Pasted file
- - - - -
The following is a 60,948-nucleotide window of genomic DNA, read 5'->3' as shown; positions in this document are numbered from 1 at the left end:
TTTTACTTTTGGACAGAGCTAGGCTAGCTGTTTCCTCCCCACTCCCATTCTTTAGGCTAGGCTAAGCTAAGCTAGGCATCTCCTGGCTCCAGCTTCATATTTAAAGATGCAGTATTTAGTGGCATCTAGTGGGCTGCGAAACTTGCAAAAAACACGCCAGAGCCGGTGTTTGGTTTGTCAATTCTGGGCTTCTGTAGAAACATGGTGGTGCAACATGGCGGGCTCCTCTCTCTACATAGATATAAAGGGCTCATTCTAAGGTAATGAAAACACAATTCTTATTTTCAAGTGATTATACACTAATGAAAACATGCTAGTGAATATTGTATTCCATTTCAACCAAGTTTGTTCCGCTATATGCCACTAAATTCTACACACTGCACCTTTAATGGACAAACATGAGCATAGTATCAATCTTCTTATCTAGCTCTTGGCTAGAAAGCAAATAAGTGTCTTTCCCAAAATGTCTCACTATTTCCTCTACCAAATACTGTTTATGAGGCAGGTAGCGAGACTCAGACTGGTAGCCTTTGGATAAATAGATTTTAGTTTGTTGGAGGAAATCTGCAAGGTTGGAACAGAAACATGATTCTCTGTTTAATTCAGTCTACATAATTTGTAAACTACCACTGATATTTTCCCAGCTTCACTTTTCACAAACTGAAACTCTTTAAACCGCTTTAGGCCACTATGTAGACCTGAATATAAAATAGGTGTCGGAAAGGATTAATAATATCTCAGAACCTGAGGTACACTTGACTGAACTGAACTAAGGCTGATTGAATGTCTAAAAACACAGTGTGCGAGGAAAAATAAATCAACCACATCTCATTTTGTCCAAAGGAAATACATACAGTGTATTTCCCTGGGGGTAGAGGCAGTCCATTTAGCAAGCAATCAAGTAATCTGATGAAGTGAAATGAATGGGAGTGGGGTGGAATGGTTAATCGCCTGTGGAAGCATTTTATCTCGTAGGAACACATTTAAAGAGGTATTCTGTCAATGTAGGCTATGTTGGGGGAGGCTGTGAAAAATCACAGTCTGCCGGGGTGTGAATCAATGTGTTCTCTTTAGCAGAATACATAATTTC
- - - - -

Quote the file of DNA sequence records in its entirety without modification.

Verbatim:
The following is a 60,948-nucleotide window of genomic DNA, read 5'->3' as shown; positions in this document are numbered from 1 at the left end:
TTTTACTTTTGGACAGAGCTAGGCTAGCTGTTTCCTCCCCACTCCCATTCTTTAGGCTAGGCTAAGCTAAGCTAGGCATCTCCTGGCTCCAGCTTCATATTTAAAGATGCAGTATTTAGTGGCATCTAGTGGGCTGCGAAACTTGCAAAAAACACGCCAGAGCCGGTGTTTGGTTTGTCAATTCTGGGCTTCTGTAGAAACATGGTGGTGCAACATGGCGGGCTCCTCTCTCTACATAGATATAAAGGGCTCATTCTAAGGTAATGAAAACACAATTCTTATTTTCAAGTGATTATACACTAATGAAAACATGCTAGTGAATATTGTATTCCATTTCAACCAAGTTTGTTCCGCTATATGCCACTAAATTCTACACACTGCACCTTTAATGGACAAACATGAGCATAGTATCAATCTTCTTATCTAGCTCTTGGCTAGAAAGCAAATAAGTGTCTTTCCCAAAATGTCTCACTATTTCCTCTACCAAATACTGTTTATGAGGCAGGTAGCGAGACTCAGACTGGTAGCCTTTGGATAAATAGATTTTAGTTTGTTGGAGGAAATCTGCAAGGTTGGAACAGAAACATGATTCTCTGTTTAATTCAGTCTACATAATTTGTAAACTACCACTGATATTTTCCCAGCTTCACTTTTCACAAACTGAAACTCTTTAAACCGCTTTAGGCCACTATGTAGACCTGAATATAAAATAGGTGTCGGAAAGGATTAATAATATCTCAGAACCTGAGGTACACTTGACTGAACTGAACTAAGGCTGATTGAATGTCTAAAAACACAGTGTGCGAGGAAAAATAAATCAACCACATCTCATTTTGTCCAAAGGAAATACATACAGTGTATTTCCCTGGGGGTAGAGGCAGTCCATTTAGCAAGCAATCAAGTAATCTGATGAAGTGAAATGAATGGGAGTGGGGTGGAATGGTTAATCGCCTGTGGAAGCATTTTATCTCGTAGGAACACATTTAAAGAGGTATTCTGTCAATGTAGGCTATGTTGGGGGAGGCTGTGAAAAATCACAGTCTGCCGGGGTGTGAATCAATGTGTTCTCTTTAGCAGAATACATAATTTC